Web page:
Since her dad, who I came to love, was a physician, grown from farm boy who was the first in his family to graduate high school, detested unions, at that time in my young life, I never knew which side I was on. That uncertainty notwithstanding, I knew one thing for sure. Pete was an effete fraud. He never fabricated Chrysler tailpipes, or loaded trucks or took switch lists to mean-ass locomotive engineers (like my brother).

        All the best.

        RGK

        Reply
        1. SHG Post author

          Black Lake was one hell of a sweet resort. I wondered at the time whether auto workers got to play there, or just us college students they hoped would be their future business agents. I knew which side I was on. My “boss” at Black Lake was Owen Beiber, who was Regional Direct of 1D at the time. He gave me my first union card, even though I’d done nothing to earn it, and his UAW windbreaker as a gift, which was cool but for the fact he was a large fellow and I was not. He went on to become UAW president after Doug Frazer.

          Later, when I was clerk to Ken Kahn, chairman of the Pennsylvania Labor Relations Board, and his managing editor at his company, Labor Relations Press, I was given membership in the FOP, which included a license plate tag. Now that was really useful. Ken used to drive us from Philly to Harrisburg on the Green Stamp in his Corvette, and he may have occasionally gone over the speed limit, only to receive a courteous wave from the state troopers as we drove past.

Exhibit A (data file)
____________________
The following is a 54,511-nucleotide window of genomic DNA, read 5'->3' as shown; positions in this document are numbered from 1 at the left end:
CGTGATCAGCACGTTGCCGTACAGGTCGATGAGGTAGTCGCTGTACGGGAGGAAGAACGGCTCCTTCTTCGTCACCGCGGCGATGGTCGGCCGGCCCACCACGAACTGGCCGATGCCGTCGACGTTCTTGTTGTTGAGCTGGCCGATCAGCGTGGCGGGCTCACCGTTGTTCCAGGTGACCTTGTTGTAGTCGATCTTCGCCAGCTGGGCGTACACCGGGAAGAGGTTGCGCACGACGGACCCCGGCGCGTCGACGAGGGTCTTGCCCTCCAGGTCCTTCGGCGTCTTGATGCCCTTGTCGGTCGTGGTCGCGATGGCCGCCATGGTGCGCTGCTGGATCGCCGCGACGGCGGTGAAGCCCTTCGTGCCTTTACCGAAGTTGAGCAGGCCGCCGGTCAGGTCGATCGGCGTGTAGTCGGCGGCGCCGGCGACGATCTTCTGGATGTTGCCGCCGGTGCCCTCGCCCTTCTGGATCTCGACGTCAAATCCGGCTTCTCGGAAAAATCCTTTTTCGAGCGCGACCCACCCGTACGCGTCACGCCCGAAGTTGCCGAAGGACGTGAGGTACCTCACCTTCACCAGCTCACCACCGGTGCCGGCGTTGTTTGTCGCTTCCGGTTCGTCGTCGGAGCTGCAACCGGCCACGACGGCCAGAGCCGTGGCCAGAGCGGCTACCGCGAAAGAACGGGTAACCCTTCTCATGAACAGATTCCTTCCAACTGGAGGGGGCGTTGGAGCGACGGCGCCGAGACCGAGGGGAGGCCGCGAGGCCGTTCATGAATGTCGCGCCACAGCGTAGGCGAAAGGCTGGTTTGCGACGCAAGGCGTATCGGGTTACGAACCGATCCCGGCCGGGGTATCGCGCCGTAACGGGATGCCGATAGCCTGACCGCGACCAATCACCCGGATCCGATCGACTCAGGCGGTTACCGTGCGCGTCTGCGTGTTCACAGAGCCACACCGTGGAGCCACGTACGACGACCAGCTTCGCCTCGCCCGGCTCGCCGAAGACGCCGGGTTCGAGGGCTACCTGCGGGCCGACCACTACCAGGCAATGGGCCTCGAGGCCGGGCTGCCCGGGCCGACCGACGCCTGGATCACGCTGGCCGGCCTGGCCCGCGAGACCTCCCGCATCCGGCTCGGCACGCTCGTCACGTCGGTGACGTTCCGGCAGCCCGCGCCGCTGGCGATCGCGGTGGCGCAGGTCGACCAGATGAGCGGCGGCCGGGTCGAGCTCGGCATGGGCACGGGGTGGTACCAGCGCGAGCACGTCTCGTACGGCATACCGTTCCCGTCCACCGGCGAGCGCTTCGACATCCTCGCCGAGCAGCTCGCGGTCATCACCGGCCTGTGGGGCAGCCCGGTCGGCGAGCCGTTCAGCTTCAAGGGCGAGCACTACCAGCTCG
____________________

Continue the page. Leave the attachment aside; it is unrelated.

Reply
          1. Richard Kopf

            SHG,

            My brother was the local chairman for the locomotive engineers in Toledo, Ohio. He contracted small cell young cancer from smoking and was about to die soon, according to the Mayo Clinic trained Doc. So the union bigwigs came out for Labor Day and let Kip, my brother, drive a festooned red convertible while the bigwigs sat in the back waving to the crowd and, you guessed it, smoking cigarettes.

            Kip got the last laugh. Somehow he survived the small cell cancer only to be killed much later by another type. He often laughed about how the bigwigs were mostly assholes. And don’t get me started on the kickbacks that the big city FELA lawyers allegedly paid who were “recommended” by the union. Kip delighted in telling his men to hire local lawyers instead.

            Nevertheless, Kip was a “wobbly” to the end. I loved him for that and much else. So far as I can remember, though, he never played Pete Seeger.

            All the best.

            RGK

            Reply
            1. SHG Post author

              You gotta believe. I still have Beiber’s windbreaker, these many years later. No idea why I saved it, but here it is.

              null

        2. B. McLeod

          Musicians, of course, have their own unions, as will soon become apparent whenever you have to book professional musicians for any event.

          Reply
    2. David Meyer-Lindenberg

      Judge,

      It may alarm you to learn that you and Cato’s David Boaz are in complete agreement on this point.